The Professional Footballers’ Association has said attempts to impose a salary cap on EFL clubs may be “unlawful and unenforceable” a day before the measures are put to a vote.
EFL clubs are set to decide on Friday whether to implement a salary cap, a move widely claimed as essential in helping the lower leagues reset their finances.
The PFA has weighed in against the proposal, however, claiming the EFL has failed in a legal obligation to fully consult the players’ union over “any potential changes to a player’s conditions”. The union said it was sending its dossier on the effects of a salary cap to clubs, and called for a period of arbitration to take place this month.
“Like everyone involved in football, we want to see sustainable clubs at all levels,” a PFA spokesperson said. “We absolutely understand and appreciate the huge economic pressure clubs have come under due to the Covid-19 crisis.
“The introduction of a salary cap in English football represents a seismic change. It is a change that will have far-reaching and significant impacts right across the professional game. We must take the time to ensure these are properly considered and understood.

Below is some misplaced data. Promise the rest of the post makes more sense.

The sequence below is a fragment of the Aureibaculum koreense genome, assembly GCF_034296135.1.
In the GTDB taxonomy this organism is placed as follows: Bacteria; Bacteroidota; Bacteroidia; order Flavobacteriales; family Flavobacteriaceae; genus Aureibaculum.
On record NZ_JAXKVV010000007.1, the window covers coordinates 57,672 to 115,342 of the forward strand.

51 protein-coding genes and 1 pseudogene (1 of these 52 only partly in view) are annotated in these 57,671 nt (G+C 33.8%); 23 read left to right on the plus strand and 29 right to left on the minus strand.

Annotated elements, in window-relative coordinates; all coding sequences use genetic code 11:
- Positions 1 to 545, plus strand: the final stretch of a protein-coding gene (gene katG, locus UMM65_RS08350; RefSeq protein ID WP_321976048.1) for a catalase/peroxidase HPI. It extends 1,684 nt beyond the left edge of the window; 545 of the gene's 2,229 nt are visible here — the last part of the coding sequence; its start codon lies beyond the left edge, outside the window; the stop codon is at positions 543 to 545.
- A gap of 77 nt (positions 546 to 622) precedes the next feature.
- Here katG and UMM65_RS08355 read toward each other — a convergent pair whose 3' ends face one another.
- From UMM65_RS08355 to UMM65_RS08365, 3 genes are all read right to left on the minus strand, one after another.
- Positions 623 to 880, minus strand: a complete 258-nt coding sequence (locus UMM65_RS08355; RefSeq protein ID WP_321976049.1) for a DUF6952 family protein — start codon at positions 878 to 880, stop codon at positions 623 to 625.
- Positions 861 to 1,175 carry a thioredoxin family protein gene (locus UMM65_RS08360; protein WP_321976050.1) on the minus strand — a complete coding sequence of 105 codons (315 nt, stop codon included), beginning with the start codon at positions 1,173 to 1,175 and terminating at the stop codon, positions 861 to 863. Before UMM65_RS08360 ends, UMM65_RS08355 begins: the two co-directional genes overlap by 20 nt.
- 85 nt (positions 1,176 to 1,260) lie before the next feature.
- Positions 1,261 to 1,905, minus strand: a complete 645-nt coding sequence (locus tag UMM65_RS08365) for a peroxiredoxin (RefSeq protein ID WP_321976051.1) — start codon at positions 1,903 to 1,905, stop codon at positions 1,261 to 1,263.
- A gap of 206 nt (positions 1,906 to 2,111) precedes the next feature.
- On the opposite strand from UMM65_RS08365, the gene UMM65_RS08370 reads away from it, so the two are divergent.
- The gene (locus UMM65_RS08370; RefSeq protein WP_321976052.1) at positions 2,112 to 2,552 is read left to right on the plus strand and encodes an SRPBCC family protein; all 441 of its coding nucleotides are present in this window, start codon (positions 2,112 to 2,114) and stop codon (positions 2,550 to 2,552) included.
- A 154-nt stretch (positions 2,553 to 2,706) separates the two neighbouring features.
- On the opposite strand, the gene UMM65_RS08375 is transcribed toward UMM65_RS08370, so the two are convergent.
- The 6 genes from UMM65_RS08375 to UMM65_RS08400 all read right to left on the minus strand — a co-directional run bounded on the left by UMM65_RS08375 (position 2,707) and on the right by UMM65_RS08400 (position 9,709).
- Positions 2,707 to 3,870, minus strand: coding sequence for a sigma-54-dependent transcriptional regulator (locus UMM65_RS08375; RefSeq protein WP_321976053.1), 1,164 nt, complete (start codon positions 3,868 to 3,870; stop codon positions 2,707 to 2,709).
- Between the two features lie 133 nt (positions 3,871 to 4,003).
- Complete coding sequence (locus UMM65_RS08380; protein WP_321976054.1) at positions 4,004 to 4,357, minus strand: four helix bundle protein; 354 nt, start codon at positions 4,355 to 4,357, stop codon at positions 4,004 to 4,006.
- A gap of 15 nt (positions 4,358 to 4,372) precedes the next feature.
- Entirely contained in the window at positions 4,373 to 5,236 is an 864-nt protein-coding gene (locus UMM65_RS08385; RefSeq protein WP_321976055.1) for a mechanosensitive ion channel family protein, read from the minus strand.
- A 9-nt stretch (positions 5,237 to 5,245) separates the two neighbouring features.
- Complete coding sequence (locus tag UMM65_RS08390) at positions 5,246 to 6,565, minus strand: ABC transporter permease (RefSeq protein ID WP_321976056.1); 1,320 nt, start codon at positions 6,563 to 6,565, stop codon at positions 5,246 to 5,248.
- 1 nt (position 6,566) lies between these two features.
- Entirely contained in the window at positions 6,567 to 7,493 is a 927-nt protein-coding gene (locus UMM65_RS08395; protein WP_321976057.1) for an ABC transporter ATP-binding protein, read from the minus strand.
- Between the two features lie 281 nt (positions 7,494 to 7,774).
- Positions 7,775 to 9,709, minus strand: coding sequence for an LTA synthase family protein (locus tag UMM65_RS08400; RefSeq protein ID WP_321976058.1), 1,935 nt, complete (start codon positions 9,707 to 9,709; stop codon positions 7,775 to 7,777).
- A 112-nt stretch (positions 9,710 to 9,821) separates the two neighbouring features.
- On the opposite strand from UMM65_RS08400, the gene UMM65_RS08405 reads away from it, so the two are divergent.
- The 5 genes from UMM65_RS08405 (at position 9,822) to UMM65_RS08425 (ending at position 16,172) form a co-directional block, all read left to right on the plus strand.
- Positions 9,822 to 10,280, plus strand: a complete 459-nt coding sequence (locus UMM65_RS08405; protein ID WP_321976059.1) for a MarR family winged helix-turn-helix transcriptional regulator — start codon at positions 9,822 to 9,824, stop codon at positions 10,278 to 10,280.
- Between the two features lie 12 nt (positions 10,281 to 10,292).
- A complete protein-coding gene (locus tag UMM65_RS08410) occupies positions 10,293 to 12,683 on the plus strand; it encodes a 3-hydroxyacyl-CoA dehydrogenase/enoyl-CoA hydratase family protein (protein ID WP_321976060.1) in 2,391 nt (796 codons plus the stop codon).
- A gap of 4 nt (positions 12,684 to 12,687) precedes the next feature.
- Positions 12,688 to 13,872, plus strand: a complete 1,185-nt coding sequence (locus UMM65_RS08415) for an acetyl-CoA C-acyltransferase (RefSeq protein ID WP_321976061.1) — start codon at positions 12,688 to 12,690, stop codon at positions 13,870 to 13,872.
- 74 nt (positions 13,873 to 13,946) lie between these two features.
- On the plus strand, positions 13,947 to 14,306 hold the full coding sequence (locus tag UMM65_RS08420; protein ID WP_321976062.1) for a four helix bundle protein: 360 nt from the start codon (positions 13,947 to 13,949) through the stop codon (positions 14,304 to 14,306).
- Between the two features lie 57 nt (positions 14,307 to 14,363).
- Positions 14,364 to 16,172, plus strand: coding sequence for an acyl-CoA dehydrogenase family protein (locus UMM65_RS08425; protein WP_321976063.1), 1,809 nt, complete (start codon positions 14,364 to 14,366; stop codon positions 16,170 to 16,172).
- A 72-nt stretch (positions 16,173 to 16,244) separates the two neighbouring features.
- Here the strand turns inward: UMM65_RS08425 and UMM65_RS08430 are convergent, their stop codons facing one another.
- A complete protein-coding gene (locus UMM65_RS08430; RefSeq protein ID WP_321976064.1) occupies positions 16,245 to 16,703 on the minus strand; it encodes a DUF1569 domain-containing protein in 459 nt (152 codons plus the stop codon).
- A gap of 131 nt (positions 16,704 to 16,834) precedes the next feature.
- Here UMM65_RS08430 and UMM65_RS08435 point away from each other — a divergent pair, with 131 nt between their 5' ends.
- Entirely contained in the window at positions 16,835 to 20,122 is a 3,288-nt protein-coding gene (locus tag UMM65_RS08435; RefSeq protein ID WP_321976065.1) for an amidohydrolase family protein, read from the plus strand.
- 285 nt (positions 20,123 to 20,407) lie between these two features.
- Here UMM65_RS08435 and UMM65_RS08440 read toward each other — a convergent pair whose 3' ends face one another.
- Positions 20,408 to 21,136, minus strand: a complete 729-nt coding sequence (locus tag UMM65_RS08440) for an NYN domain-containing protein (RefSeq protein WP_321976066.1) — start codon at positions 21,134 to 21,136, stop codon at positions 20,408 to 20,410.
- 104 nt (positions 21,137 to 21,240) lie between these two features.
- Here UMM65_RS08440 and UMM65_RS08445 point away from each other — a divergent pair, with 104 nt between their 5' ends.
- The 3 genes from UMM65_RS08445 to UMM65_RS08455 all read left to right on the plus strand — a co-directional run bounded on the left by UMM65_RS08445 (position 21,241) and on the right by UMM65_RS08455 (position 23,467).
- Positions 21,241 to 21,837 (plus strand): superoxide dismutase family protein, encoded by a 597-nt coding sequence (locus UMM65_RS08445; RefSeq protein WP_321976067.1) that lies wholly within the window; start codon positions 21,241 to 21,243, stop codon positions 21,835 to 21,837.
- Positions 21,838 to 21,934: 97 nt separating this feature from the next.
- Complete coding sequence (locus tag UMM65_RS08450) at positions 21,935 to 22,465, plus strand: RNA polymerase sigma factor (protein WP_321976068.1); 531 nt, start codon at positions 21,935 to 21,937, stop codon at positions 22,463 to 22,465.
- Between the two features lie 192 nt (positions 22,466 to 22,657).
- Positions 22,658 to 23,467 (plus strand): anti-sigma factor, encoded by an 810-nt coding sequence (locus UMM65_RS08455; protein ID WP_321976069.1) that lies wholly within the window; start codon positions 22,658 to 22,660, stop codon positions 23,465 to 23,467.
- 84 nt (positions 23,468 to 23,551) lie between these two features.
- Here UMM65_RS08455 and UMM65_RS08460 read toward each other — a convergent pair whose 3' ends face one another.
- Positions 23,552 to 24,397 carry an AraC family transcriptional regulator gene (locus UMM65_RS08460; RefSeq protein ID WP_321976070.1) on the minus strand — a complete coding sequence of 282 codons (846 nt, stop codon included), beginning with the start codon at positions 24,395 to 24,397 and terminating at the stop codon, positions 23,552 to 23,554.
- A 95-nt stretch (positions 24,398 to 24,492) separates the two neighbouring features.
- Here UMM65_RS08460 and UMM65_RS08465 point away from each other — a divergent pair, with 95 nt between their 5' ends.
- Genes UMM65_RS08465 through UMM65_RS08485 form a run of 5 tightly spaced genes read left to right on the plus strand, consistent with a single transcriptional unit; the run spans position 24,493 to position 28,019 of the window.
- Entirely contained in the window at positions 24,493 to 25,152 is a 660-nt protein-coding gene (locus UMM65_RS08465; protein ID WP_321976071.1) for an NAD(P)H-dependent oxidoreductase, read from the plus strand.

“The EFL has a legal obligation to consult with the PFA and the Professional Football Negotiating and Consultative Committee [PFNCC] over any potential changes to a player’s conditions. This consultation has not happened, and as such, we are gravely concerned any cap brought in will be unlawful and unenforceable, which will ultimately be detrimental to everyone involved.”
The Guardian understands discussions involving the EFL and PFA have taken place at the PFNCC. The vote is expected to go ahead as planned.